Elon Musk Versus China for the Future of Space and Energy

Many will say that a claim that Elon Musk and China are competing for the future of space and energy is excessive hype. I will review the current data as people may not be aware of where China and Elon Musk companies are already the top competitors in space and electric cars. I will provide links to some background of my past predictions to show that I have an excellent track record in predictions.

China companies and Elon Musk companies have been the primary places where heavy industry has been created from scratch in the 21st century.

Why Does Future Space and Energy Market Share Competition Matter?

If lithium batteries and electric cars displace oil and combustion engine cars then the battle for lithium battery market share will be like the geopolitical struggle of the US vs OPEC vs Russia of today.

Reusable rocket market share will be like today’s battle between Airbus and Boeing for commercial aviation and commercial air cargo.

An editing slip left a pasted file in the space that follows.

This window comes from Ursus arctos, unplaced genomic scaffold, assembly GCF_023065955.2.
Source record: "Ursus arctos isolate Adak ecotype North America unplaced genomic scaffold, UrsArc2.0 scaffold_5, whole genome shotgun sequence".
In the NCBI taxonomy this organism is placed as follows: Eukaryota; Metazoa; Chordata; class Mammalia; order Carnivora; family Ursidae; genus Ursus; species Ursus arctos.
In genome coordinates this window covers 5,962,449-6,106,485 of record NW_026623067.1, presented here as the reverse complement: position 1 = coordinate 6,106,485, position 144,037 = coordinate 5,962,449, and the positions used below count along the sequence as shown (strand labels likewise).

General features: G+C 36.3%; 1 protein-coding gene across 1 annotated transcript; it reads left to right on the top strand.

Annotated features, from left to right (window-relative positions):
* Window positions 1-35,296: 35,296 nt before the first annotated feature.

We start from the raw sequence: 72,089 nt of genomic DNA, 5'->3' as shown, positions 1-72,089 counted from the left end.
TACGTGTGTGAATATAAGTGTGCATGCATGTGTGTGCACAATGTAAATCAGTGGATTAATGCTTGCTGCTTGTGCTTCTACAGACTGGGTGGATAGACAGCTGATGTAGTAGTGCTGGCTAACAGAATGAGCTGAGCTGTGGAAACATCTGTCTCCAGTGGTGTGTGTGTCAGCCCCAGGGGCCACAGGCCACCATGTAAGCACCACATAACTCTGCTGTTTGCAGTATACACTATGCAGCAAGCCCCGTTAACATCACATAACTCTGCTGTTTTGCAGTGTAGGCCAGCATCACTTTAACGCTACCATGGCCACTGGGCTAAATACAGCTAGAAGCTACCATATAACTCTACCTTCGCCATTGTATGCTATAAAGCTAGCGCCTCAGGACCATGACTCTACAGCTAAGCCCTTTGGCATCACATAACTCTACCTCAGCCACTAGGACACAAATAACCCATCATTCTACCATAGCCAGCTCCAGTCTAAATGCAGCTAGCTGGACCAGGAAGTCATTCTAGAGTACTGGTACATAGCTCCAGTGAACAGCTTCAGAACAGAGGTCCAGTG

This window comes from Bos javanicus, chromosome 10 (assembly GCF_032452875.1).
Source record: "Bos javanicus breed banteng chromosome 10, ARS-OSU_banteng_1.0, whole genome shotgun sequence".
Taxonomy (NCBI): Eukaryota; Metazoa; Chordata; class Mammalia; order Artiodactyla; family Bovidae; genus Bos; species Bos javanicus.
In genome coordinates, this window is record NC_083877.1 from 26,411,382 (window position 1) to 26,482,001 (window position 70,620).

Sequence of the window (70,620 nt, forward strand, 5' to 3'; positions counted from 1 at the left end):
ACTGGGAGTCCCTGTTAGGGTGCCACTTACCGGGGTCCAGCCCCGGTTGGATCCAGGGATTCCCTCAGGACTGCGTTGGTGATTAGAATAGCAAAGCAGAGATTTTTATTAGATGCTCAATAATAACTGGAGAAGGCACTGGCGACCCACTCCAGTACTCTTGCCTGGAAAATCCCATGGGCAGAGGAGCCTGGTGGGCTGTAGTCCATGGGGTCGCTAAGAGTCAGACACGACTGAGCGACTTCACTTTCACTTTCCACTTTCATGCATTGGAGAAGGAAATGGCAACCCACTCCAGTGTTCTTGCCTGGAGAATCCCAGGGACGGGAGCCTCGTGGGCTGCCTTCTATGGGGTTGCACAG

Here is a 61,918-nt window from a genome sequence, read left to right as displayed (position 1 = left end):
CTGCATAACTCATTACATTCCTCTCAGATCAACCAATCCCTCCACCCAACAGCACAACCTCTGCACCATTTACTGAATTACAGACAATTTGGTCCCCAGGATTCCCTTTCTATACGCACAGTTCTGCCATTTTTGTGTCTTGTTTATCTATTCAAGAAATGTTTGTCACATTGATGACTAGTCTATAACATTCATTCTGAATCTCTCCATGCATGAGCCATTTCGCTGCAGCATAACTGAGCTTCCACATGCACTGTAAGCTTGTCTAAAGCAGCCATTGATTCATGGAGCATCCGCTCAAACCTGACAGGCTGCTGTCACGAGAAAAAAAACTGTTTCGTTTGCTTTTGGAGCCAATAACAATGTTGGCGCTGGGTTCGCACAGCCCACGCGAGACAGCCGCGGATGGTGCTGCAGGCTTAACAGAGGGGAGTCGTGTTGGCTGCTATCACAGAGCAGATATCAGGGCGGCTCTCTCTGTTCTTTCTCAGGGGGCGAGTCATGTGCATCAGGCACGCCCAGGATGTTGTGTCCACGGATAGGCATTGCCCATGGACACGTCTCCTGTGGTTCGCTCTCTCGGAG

It is already a fact that Elon Musk companies (Tesla and SpaceX) are already the main competitors for Space and Energy and they are either dominating or chasing after China depending upon which specific area in Space or Energy is being discussed. This competition will get more intense over the 2020s and into the 2030s.

If Elon Musk’s SpaceX and Tesla were not around and giving the US leadership in Space and electric cars then China would dominate two critical industries for the future.

About 66% of the world solar panels are produced in China. Tesla is installing solar energy and has started to produce solar roofs where the solar is built as part of the roof tile.

China’s total EV and plug-in hybrid sales were 1.3 million in 2020. Tesla produced and sold just short of 500,000 EVs in 2020.

China has had a joint venture with Panasonic for making lithium batteries. China created the first lithium battery gigafactory. If Tesla is able to deliver on Battery Day plans then Tesla plans to produce 10 GWh/year of batteries in 2020, 110+ GWh/year of batteries in 2022 and scaling to 3000 GWh/year of batteries. China is starting 140+ lithium battery gigafactories by 2030. Total battery plans are for over 2000 GWh/year of lithium battery production by 2030 from China (Benchmark Minerals).

If Tesla meets or exceeds Battery Day 2030 goals then Tesla (and the USA) will have the dominant share of future lithium battery production. If Tesla broadly misses the Battery Day goals then China will maintain 70% share of the world lithium battery market. In 2020, China currently has 75% market share of the world lithium battery production while the US has 7%.

Tesla is the main US company looking to solve the battery raw material and supply chain issues.

Space Competition